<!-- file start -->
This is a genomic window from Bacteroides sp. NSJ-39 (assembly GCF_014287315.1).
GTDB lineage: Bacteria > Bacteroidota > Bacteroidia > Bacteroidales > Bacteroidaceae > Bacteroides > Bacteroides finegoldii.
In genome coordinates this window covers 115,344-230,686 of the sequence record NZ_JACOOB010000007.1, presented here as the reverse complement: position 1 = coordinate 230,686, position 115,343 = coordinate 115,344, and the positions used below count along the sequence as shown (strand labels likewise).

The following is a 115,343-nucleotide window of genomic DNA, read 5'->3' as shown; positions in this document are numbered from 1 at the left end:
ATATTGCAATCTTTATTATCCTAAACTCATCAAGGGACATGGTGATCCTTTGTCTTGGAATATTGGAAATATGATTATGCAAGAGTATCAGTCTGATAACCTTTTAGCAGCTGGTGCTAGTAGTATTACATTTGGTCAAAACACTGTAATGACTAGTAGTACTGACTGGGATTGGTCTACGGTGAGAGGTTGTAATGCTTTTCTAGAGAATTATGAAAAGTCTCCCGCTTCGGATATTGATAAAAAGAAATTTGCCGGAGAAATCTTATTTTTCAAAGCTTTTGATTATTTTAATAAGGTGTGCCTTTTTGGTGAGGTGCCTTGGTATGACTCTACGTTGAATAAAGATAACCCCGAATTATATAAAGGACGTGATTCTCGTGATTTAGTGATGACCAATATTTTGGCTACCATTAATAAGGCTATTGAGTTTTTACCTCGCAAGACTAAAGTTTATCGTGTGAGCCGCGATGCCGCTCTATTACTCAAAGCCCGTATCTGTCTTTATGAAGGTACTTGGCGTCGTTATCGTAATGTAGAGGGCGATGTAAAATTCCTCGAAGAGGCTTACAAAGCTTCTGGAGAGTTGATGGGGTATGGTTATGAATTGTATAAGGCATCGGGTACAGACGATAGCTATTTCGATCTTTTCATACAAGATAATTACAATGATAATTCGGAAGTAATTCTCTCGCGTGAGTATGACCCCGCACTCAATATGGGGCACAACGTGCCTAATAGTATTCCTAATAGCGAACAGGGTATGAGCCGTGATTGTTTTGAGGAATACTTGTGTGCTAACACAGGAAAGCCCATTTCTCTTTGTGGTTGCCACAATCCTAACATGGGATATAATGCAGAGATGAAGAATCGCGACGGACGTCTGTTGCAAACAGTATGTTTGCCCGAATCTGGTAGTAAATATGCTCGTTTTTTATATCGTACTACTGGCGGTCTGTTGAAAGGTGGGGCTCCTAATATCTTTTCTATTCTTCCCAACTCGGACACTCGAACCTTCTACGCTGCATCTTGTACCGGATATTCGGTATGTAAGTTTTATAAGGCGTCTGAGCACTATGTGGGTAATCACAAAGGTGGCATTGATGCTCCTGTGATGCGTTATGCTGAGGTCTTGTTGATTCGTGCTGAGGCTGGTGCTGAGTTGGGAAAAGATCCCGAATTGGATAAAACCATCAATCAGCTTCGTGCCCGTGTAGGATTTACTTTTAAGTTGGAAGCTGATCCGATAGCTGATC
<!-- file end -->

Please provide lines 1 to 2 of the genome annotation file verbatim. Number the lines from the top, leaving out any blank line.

This is a genomic window from Bacteroides sp. NSJ-39 (assembly GCF_014287315.1).
GTDB lineage: Bacteria > Bacteroidota > Bacteroidia > Bacteroidales > Bacteroidaceae > Bacteroides > Bacteroides finegoldii.